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Friday, April 16, 2010

We are in Deep Yogurt

The fate of older teachers in NYC is looking bad if the mayor and chancellor of NYC get their way. They have asked the legislators to rewrite the seniority rules. One of the reasons we have a Union is to protect the employees from the whims, arbitrariness, and unhealthy wrath of the employer. In these current tough economic times, schools are looking to cut budgets and eliminating the older teacher is an easy and quick way to meet the budget crunch times and demands. We all know how disastrous this move would be because it will be abused and bad for the children. I understand the need and desire to save young teachers, but the sacrifice of the older teacher will be more economically damaging. There would be a huge ripple effect. Consider the fact that the older teachers are still functional, they have lots more expenses in their lives with mortgages, college tuition of their own children, and the threat of no pensions or weak pensions to support these newly non working adults. The shortsighted plan of the current NYC administration does not consider the financial burden it will have on the city to perhaps solve an immediate financial dilemma. In the long run will these teachers they save stick with the schools. I have found the attrition rate of young teachers pretty high, especially when a teacher gets pregnant. The percentage of women who return from pregnancy is much smaller than I would have thought. Many young married teachers move to other parts of the country to accommodate a better job for the partner. In my experience teachers of age tend to stay in the city and provide stability for the schools and their students. I hope the legislature does not reverse the seniority rule because it is a bad idea that will be used badly.

Another matter of interest and concern on this topic is the health of our pensions. Researchers have determined that the pension funds are in trouble because of the low market. Many of the older teachers who would be let go, might in fact be the parents of younger citizens who need to rely on their parents for survival. Discarding of the older worker is a bad move because it shows disrespect for the service of the seasoned employee at a cost that is yet to be determined for the long haul. There is an ethical duty to the employee who has provided valued service for many years and now hir job and pension is at stake. More consideration to the older worker should be considered over the position of an untried younger worker.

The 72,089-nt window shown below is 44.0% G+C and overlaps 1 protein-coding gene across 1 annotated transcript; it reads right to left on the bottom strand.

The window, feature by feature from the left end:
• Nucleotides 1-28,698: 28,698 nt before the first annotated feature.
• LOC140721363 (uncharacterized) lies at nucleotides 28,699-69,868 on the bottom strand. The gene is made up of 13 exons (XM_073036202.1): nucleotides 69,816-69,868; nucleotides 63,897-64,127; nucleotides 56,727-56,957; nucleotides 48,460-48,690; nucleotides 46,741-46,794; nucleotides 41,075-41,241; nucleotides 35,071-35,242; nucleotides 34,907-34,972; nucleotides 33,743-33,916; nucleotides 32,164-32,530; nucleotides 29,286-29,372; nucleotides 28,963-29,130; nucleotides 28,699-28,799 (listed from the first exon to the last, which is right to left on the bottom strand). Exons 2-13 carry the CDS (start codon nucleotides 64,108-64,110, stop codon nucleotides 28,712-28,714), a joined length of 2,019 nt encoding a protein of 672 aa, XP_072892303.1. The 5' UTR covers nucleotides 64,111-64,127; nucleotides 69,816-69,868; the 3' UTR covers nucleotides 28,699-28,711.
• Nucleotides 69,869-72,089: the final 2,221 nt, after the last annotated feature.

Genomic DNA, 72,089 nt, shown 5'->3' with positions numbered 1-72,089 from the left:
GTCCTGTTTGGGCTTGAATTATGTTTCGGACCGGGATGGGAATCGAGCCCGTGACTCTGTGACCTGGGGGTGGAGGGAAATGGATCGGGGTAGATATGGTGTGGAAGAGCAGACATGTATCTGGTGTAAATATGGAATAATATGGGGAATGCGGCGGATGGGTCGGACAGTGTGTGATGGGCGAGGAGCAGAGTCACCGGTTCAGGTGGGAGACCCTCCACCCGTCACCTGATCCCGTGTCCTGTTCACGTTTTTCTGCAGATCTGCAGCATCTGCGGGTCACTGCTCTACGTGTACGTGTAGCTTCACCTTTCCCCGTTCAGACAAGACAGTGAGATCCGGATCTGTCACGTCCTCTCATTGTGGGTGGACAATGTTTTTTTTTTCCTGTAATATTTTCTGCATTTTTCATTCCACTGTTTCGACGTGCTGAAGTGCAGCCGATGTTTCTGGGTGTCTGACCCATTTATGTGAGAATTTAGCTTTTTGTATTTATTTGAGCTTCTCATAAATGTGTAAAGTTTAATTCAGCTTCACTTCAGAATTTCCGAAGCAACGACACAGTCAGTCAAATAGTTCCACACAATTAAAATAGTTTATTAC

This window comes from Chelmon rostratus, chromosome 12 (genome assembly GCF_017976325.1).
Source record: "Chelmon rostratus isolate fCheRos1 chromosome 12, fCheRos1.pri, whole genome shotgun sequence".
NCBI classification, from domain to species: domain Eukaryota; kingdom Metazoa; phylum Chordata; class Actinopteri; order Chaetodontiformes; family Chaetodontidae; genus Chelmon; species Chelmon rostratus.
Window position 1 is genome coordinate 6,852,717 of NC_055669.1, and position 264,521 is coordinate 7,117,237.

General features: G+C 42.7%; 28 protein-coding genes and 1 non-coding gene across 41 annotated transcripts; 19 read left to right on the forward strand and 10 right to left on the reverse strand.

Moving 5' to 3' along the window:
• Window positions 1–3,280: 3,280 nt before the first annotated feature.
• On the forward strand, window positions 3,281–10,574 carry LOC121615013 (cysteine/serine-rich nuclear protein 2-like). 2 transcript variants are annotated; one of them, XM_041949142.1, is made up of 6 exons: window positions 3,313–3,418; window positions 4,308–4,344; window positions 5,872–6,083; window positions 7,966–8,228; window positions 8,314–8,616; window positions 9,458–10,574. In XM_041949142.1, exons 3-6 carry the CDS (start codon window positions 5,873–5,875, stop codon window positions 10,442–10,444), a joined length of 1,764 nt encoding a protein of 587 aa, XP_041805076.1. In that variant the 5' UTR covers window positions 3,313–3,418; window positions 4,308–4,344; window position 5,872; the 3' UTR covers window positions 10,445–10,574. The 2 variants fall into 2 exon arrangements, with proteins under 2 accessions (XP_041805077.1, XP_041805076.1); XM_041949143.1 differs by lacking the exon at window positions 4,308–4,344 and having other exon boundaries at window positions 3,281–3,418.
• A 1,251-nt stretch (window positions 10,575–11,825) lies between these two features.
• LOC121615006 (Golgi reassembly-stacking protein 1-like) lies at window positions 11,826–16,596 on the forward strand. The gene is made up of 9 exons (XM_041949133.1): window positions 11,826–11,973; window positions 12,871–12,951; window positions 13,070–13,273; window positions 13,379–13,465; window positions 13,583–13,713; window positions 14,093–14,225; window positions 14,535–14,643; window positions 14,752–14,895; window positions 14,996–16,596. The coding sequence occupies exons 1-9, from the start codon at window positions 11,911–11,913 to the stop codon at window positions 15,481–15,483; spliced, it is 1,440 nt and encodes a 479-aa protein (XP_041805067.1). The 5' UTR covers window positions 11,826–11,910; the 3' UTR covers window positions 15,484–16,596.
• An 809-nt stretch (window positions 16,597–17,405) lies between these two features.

Discarding the elderly may be premature as we learn more about the middle aged brain. We have seen many brain studies for our teenagers as aides for us in the classroom. I did two blogs on the topic of the Left Brain Right Brian and The Teenage Brain. Barbara Strauch has written The Secret Life of the Grown-up Brain which explains the power of the adult brain and how it actually grows over time. This very encouraging book suggests that we aren't done when others suggest it is time for us to retire.

In these harrowing economic times we may need older brains making more rational decisions. We may need to rethink about the ramifications for the future is we prematurely retire older teachers for the fiscal burden it will put on society because of the commitments they have to mortgages and college tuition and to the loss of that experience in the classroom. I'm reminded about this lack of experience when I go to a computer education conference or workshop in NYC run by young adults who are unaware of the history of technology use in our schools in NYC. I'm always amused about how they believe they are introducing something to us that we have known about or are in fact using.

The silver lining in all of this in NYC is the important step to close the notorious "rubber rooms." "Rubber rooms" are the places where teachers taken out of the classroom for any number of disciplinary reason sit and do nothing for the school day while they wait for a decision about their situation and they collect pull pay and maintain benefits. They have always been controversy for the time it takes to resolve each case and the fact that nothing is done during this time by the teacher except read and drink coffee and socialize. Now they will be assigned to do important tasks in school offices. Settling these cases sooner rather than later and having these teachers doing work are cost saving efforts that shows intelligent thinking. It is an important collaborative and compromising effort that should serve as a model for future conversations.

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